The anti-fur groups Bont voor Dieren and Coalition Against the Fur Trade U.K. have designated March 13 as a World Day of Action Against Seal Hunting, with protests scheduled at Canadian and Norwegian embassies and consulates in ten nations.
Whaling & fat meat
Activists scored another small victory in Norway on December 7, 2000 when Ole Mindor Mykebust, 51, captain of the whaling ship Kato, was fined $2,100 plus court costs and drew a six-month suspended jail sentence for allegedly shooting at an inflatable boat occupied by two Greenpeace protesters in July 1999. The protesters were trying to get between the Kato and a harpooned whale. “It is reassuring that the court has ruled it is unacceptable to shoot at rubber boats, even if they are from Greenpeace,” said Greenpeace spokesperson Frode Pleym.
Any jubilation over the delayed courtroom win, however, dissipated in January, as Norwegian foreign minister Thorbjorn Jagland and fisheries minister Otto Gregussen claimed that a reservation Norway entered against the 1988 global moratorium on commercial whaling confers an exemption on having to refrain from international sales of whale parts. Therefore, Jagland and Gregussen held, Norway can sell an estimated $1 million worth of stockpiled whale meat and blubber to Japan.
Japan annually consumes up to 5,000 metric tons of whale meat, some of it from “research whaling,” but most from small toothed whales, including dolphins, who are not protected by the International Whaling Commission. “Japan’s dolphin hunt kicked into high gear in 1986, the year the ban on commercial whaling went into effect,” Sea Shepherd International founder Paul Watson explains. “Hundreds of boats are licensed to kill dolphins, and they have severely depleted, in sequence, populations of striped dolphins, pilot whales, beaked whales, and Dall’s porpoise,” landing an average of more than 20,000 small whales per year.
But Japan, hoping to persuade the IWC to reopen commercial whaling soon, may not be interested in the aging Norwegian stockpile. Research done by the Japan Fisheries Agency, published in November 2000, found that some dolphin meat on the market contained unacceptably high levels of toxins, including mercury, and Japanese public health monitors expect that the Norwegian stock will be more contaminated still.
“It is scientifically proven that whale meat, especially blubber, accumulates dangerously high levels of toxic chemicals such as dioxin and PCBs,” Consumers Union of Japan chair Yoko Tomiyama told media on January 19. “We are calling on the Norwegian government not to export what is clearly contaminated. If the Japanese government moves to allow imports of whale meat, we will pressure the government to reverse its decision.”
Four other citizens’ groups, including Safety First, the Food & Agricultural Network, the Women’s Democratic Union, and the Tokyo Network of Local Consumer Groups, jointly delivered a protest letter to the Norwegian embassy in Tokyo. They found an unexpected ally a week later in Kristin Faerden of the Norwegian Food Control Authority, who told the British-based Whale and Dolphin Conservation Society that studies by the Norwegian National Veterinary Institute and Norwegian College of Veterinary Medicine found concentrations of PCBs in the fat of Atlantic minke whales at more than seven times the maximum allowed under Japanese food safety regulations. Faerden reportedly said she would recommend against eating large amounts of blubber unless it was proven PCB-free.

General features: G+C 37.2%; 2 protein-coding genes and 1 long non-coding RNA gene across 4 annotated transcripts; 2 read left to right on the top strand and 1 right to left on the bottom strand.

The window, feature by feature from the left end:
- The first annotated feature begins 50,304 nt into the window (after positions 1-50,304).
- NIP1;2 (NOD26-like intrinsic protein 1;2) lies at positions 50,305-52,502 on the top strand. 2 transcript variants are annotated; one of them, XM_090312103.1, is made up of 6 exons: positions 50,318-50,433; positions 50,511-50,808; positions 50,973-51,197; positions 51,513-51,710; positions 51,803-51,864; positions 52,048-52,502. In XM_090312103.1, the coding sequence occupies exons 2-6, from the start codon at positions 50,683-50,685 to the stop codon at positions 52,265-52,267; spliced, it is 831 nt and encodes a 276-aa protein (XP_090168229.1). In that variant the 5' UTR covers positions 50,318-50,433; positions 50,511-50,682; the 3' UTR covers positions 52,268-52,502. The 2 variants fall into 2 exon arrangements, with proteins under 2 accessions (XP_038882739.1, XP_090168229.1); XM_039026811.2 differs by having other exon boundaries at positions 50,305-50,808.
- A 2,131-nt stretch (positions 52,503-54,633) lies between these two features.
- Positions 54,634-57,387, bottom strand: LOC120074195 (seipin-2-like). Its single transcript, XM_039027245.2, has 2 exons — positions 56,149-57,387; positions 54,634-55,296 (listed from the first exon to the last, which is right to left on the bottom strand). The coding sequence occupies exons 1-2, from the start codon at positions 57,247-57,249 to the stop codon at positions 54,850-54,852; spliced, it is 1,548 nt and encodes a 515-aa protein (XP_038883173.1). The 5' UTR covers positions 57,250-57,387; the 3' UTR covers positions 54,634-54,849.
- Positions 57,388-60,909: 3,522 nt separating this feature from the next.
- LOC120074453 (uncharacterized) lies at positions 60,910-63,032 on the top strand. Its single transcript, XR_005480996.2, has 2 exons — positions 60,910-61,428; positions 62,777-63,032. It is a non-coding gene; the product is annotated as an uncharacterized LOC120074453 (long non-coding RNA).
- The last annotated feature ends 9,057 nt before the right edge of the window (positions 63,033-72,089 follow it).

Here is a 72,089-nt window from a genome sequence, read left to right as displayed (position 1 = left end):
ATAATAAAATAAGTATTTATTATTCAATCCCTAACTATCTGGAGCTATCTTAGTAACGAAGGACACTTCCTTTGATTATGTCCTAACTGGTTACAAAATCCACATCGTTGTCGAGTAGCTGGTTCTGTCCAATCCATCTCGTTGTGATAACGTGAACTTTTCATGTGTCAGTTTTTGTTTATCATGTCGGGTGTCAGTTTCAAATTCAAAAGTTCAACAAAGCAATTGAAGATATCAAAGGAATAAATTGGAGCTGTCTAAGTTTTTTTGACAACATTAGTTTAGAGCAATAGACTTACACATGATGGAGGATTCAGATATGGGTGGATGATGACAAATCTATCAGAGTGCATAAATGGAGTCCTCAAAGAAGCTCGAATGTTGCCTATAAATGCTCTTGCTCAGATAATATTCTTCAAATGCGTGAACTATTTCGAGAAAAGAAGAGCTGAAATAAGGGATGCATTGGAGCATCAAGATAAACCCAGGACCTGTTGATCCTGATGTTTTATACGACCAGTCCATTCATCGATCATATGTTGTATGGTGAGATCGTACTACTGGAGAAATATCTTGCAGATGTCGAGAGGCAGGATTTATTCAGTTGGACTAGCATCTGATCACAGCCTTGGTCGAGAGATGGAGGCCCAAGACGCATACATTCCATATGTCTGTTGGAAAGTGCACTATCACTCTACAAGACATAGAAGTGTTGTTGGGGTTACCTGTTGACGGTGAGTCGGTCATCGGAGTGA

Land of Gaston
Public opinion–except among commercial fishers–now firmly favors seals and whales in most of the nations that once hunted them, including the U.S., but the Norwegian wolf drama echoed similar conflicts in France, Siberia, Quebec, Alaska, and parts of the U.S. Lower 48 where wolves have re-established themselves, 75 years after they were totally extirpated by government hunters.
Near Allevard, in the French Alpines, an unknown person on November 21 shot the first wolf killed in France since 1954. The remains were hung by the hind legs from a tree, with a sign stating, “This we can do, when we have had enough of wolves.” Farmers drove wolves from the French Alps into Italy during the early 1950s by burning as many as they could trap alive, as warnings to their packs, but some wolves returned in 1992. About 20-30 wolves now form two packs in Mercantour National Park, ranging toward Grenoble–where as a magnet to ecotourism their presence could be more economically valuable than the entire French Alpine sheep industry.
Farmers in central Siberia south of Krasnoyarsk as of January 20 claimed to have shot 40 wolves from snowmobiles, of an estimated 300 who had reportedly begun coming into villages and pursuing livestock from snowbank to rooftop during an unusually harsh winter which to the south, in Mongolia, killed more than a million cattle and sheep and at least 27 people during mid-January alone.
Up to six million cattle and sheep are expected to die in Mongolia before the spring grass grows tall enough to eat–a consequence not only of the dzud, as the severe winter is called, but also of Mongolians responding to the introduction of free enterprise by leaving state-run collective farms to run larger personal herds on grazing commons than the habitat has ever supported.